Latifa Echakhch wins 2013 Marcel Duchamp Prize

Complex, largely symbolic and critical, Latifa Echakhch’s installations engage with the critical and aesthetic potential of space.

December 5, 2013
Latifa Echakhch, Ciel standard, 2013
Latifa Echakhch, Ciel standard, 2013

French national Latifa Echakhch has won this year’s Marcel Duchamp prize. The announcement was made before a large audience at the Grand Palais, Paris, during the prestigious art fair FIAC.

Echakhch is known for her sculptural installations, which explore themes of nationality, religion and history.  As well as enjoying the prestige of the prize, Echkch will be awarded €35,000 and a show at the Centre Pompidou for three months in Autumn 2014.

The Marcel Duchamp prize is awarded annually to a young French artist, and is organised by the ADIAF (the Association for the International Diffusion of French Art). It was created in 2000 with the aim of raising the profile of the French art scene. This year’s international jury included curators, museum directors, collectors and an artist.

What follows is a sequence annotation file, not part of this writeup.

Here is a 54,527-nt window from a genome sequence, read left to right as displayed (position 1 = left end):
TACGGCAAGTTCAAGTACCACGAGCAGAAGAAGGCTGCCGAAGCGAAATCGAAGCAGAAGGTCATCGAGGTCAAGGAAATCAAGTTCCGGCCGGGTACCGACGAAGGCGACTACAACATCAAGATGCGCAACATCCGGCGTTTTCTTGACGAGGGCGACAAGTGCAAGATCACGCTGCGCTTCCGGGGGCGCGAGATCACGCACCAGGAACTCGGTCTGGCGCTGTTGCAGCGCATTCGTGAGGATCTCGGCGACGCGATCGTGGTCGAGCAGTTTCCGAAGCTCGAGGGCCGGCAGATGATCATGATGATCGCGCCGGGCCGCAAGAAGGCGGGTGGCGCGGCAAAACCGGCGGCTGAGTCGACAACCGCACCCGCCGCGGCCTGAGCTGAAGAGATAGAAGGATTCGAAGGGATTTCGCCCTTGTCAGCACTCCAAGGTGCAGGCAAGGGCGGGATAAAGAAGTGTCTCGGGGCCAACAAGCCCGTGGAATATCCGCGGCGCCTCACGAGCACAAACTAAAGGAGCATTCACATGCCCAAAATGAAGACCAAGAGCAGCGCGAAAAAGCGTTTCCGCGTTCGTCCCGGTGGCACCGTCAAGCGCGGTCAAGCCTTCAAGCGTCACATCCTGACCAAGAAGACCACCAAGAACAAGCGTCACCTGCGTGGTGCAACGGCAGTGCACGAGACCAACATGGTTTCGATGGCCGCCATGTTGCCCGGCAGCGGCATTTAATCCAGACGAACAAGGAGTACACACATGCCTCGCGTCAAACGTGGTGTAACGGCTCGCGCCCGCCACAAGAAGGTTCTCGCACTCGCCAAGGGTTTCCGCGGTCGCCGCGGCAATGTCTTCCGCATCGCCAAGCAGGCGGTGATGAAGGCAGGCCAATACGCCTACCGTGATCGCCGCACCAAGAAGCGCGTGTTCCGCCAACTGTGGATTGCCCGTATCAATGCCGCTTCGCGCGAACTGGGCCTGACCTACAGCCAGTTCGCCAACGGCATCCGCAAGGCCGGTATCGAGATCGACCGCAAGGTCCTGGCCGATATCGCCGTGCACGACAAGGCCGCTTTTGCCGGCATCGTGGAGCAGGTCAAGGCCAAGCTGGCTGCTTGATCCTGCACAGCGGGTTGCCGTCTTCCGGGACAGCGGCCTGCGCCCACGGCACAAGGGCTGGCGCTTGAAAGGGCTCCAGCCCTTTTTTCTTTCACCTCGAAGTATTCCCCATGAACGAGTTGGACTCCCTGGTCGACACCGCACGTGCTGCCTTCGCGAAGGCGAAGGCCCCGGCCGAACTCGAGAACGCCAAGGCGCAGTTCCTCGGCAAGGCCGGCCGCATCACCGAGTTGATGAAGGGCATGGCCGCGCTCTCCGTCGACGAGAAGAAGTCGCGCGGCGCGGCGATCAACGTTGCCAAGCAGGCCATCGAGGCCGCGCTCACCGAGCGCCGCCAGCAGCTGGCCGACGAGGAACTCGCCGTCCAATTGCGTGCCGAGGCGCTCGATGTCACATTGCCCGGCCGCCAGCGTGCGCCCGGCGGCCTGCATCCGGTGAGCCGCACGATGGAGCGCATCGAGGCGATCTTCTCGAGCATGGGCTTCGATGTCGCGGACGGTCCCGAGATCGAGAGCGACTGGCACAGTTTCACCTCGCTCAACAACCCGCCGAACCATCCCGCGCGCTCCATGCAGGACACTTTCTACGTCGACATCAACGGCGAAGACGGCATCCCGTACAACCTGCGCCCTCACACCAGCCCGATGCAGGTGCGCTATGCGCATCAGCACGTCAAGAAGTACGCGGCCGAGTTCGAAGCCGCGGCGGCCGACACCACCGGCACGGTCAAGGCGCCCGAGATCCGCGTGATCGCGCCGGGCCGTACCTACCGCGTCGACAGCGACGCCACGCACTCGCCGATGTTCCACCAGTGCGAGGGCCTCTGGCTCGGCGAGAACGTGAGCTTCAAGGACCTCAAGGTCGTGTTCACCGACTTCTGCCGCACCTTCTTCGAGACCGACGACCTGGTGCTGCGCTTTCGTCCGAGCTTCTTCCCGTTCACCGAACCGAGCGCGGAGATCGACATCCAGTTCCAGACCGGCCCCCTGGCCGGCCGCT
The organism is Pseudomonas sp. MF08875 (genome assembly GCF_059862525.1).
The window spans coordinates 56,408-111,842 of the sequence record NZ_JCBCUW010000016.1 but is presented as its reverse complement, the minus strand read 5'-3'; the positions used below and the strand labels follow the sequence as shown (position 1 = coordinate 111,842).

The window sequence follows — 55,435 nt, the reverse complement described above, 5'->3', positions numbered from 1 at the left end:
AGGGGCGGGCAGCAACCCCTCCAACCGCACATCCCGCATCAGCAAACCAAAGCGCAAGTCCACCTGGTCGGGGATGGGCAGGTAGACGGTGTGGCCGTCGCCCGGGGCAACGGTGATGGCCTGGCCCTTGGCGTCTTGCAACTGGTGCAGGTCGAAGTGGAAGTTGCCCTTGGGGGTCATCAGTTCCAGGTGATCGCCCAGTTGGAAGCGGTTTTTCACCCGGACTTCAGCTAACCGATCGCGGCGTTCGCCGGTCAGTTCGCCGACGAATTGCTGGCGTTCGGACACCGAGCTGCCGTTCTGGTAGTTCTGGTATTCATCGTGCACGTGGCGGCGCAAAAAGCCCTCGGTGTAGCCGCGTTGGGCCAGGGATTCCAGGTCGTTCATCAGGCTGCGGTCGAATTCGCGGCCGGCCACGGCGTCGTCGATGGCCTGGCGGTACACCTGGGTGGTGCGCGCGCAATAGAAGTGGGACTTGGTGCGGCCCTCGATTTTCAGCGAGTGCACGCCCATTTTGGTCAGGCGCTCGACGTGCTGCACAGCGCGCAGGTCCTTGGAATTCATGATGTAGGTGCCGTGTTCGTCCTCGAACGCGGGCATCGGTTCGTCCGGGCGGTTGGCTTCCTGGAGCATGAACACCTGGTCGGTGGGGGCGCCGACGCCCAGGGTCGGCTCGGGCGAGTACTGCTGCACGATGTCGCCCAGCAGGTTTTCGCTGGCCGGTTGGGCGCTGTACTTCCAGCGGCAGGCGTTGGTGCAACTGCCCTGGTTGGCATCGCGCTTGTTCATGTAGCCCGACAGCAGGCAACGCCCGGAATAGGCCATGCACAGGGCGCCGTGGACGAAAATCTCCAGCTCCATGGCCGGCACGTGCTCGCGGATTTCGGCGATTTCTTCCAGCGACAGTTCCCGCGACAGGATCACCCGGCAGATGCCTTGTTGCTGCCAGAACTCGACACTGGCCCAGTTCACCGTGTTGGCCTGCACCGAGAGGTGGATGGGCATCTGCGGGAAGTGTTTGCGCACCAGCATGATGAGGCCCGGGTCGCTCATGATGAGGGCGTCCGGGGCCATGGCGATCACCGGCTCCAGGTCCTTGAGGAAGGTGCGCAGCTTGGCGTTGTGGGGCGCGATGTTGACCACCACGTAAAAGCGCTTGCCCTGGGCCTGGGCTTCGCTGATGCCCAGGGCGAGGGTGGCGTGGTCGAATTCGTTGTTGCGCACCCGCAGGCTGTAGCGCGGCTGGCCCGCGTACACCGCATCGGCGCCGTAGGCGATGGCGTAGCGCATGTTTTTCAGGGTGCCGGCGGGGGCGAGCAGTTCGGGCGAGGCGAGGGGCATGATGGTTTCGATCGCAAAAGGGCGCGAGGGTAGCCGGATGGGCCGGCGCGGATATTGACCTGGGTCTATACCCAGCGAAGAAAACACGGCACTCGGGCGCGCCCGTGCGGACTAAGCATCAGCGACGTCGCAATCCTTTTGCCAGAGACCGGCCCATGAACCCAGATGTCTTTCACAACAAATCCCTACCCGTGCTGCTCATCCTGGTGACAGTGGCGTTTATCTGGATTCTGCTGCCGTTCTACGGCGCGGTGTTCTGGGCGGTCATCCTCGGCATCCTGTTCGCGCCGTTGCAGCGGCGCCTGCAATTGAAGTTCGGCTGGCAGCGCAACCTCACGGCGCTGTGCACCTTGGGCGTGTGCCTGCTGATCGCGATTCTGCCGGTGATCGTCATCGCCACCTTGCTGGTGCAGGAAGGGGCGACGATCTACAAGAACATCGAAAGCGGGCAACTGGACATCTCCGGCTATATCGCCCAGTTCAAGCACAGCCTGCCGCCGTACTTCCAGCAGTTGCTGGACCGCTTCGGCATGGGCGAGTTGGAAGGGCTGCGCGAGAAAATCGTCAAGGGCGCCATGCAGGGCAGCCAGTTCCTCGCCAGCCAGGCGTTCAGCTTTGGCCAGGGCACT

“The jury appreciated the way in which Latifa Echakhch activated the potential of space through employing ordinary objects,”said president of the jury and director of the Centre Pompidou Alfred Pacquement on Echakhch’s win.

“Her work is both surrealist and conceptual and questions with economy and precision the significance of symbols and conveys the fragility of modernism.”

Echkch was nominated for the prize along with Farah Atassi, Raphaël Zarka and conceptual art duo Claire Fontaine. All three finalists had their work exhibited at FIAC prior to the announcement of the winner.

This is the first time a North-African born artist has won the prize, and the fourth time a woman has one it in 13 years. Past female winners including Dominique Gonzalez-Foerster, Carole Benzaken and Tatiana Trouvé. Other previous winners include Thomas Hirschhorn (2000), and Cyprien Gaillard (2010).